Golden Circle

Why?

It is not uncommon for insights drawn from one domain to be startlingly relevant to another. Indeed human creativity can be seen to be geared to making connections between otherwise independent and unconnected ideas. It is what we do in our working memory. So I thought to share with you some connections between Simon Sinek’s insights and the subject of this blog – presentation design and delivery. They might just affect the way you tackle your next presentation.

The Golden Circle

A participant on one of my training courses commented about having been inspired by Simon Sinek’s TED video on what he calls the Golden Circle. Co-incidentally I had downloaded this video a few weeks previously because it resonated so much with my work in the field of leadership and communication. The result was that there were many parallels drawn and references made throughout the course to the subject of the TED (the “Why” question).

I do recommend a viewing of his talk. It is inspiring and its simplicity speaks to us all. One of his mantras is that “people don’t buy what you do, they buy why you do it”. He argues that companies and people who understand and communicate in this way tend to be the successful ones.

Observation

It does seem that many companies are almost exclusively focused on the “what we do” rather than “why we do it” and having spent many years in the Consultancy and IT Services sector it is clear to me that this has led to the rather dull sameness of many companies in this sector when viewed from the outside. They espouse (or say they do) much the same values, have tag-lines which are almost identical and use methods and approaches which are pretty much indistinguishable. You see the result in company brochures, fliers, credential statements and written proposals.

This is not to say that, within companies, smaller groups with more visionary leaders do not exist. They do. But I would suggest that often their pursuit of the “why” question is not understood or even tolerated by managers who have been groomed in the “what” and “how” world, so may not always survive the corporate mill. I have though also seen some very successful and highly motivated teams inside companies – and the distinguishing feature is their sense of purpose (“why”).

As an aside, the public sector is, I believe, much more in tune with the “why we do it” way of thinking. I would suggest that there can be, as a result, something of a tension when functions and responsibilities are moved from the public to the private sector, and the “why” element becomes obscured and effectively replaced by the “what and how”.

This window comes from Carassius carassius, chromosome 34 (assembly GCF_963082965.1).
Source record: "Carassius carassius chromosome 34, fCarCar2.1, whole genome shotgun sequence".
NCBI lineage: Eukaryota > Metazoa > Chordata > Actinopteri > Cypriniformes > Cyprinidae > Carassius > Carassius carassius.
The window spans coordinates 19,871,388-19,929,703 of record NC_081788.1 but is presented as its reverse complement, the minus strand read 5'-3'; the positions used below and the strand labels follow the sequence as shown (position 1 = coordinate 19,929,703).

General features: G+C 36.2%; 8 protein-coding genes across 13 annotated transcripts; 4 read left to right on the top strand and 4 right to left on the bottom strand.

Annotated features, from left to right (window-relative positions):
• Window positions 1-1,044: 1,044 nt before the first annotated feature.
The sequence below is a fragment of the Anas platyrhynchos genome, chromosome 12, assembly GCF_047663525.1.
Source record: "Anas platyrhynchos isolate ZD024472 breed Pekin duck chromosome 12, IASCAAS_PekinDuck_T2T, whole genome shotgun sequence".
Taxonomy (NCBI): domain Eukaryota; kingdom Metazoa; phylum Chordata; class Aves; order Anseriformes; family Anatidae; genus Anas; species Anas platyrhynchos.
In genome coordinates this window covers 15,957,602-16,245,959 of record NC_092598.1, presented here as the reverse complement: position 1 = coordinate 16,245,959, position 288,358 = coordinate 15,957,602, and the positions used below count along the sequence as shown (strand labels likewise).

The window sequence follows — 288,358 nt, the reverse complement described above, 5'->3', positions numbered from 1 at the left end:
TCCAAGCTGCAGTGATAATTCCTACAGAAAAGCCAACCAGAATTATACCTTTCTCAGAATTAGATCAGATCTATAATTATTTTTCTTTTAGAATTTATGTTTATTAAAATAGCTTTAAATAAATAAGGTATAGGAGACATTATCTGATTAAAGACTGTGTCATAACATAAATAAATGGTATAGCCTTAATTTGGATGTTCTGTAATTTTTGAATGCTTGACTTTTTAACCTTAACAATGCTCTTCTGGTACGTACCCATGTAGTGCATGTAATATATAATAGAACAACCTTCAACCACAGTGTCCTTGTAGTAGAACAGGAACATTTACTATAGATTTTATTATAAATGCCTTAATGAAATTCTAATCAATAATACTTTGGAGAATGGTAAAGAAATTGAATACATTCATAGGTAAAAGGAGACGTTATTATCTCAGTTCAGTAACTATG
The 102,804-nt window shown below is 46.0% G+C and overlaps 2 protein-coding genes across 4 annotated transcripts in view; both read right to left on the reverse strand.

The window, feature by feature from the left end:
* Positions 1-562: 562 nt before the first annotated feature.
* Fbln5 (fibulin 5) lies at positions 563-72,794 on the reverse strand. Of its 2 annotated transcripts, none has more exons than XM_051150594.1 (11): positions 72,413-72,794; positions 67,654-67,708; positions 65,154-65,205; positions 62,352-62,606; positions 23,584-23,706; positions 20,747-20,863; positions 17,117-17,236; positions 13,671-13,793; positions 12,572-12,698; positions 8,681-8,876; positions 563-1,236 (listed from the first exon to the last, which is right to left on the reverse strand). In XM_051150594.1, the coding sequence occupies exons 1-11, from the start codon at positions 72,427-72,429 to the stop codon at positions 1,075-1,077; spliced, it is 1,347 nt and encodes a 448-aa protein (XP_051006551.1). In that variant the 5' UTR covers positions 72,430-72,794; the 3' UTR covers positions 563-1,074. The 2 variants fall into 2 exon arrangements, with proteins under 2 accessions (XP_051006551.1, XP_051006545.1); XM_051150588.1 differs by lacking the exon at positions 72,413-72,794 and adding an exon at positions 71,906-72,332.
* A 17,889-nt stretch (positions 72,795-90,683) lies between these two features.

I remember a senior executive in the Rail industry saying to me that you could create a contract for anything and that therefore any service could be delivered under a contract. I disagreed with him then, and I would still. Contracts are great for “what” and “how”. But even the much vaunted “outcome based” contracts cannot really deal with “why”.

Relevance to message design

In relating the Golden Circle thinking to message design and presentations, there are many intersections. I mention a few here.

Why am I giving it?

The first question to ask before designing a presentation is to ask the question “Why am I giving it?” Many people asked this might offer “to share knowledge or information”. But it rarely is just that. In the vast majority of cases, when you really think it through, the purpose of a presentation is to affect the future actions of an audience. Otherwise, what is the point?

That future behaviour or action is where your presentation must lead, so it is the starting point in design of your message. Presentations of this sort are fundamentally about persuasion. People are persuaded (and make decisions) on an emotional rather than rational basis. As Simon Sinek points out, decisions are made in the limbic part of the brain.

Why should they listen?

In a business setting, turn your ideas into the form where your audience is, as far as possible, the subject of discourse, not yourself or your company. People like to be talked about; they like their issues to be discussed. They do not like to have to endure generic descriptions of methodologies or technical specifications, unless they have specifically asked for that. See my previous posting on “Forensic delivery”.

An audience will be encouraged (or not) to listen and be attentive within the first few seconds of your presentation. So make sure you have a good “Eye” – and make it about them!

Why is it true?

Assertions do not convince on their own; evidence and examples in presentations are about answering the “Why?” questions. Indeed those of you acquainted with the “Kipper” structure for design of presentations created by Willie Macnair of the Rhetorical Company will know that the left hand side of the “middle” is concerned with points, propositions and ideas. They create (or should) in the audience’s minds one of two responses: “Why is that then?” or “OK, but now prove it….” And that is what the right hand side does with evidence and examples.

Why should they care?

If you are going to engage emotionally with your audience, make it about them. The only really important people are the audience. The presenter is there only for them. As Simon Sinek says about Martin Luther King’s “I have a dream” speech, the crowd turning up were not doing it for him – they were doing it for themselves.

Thank you, Simon.

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Silence is golden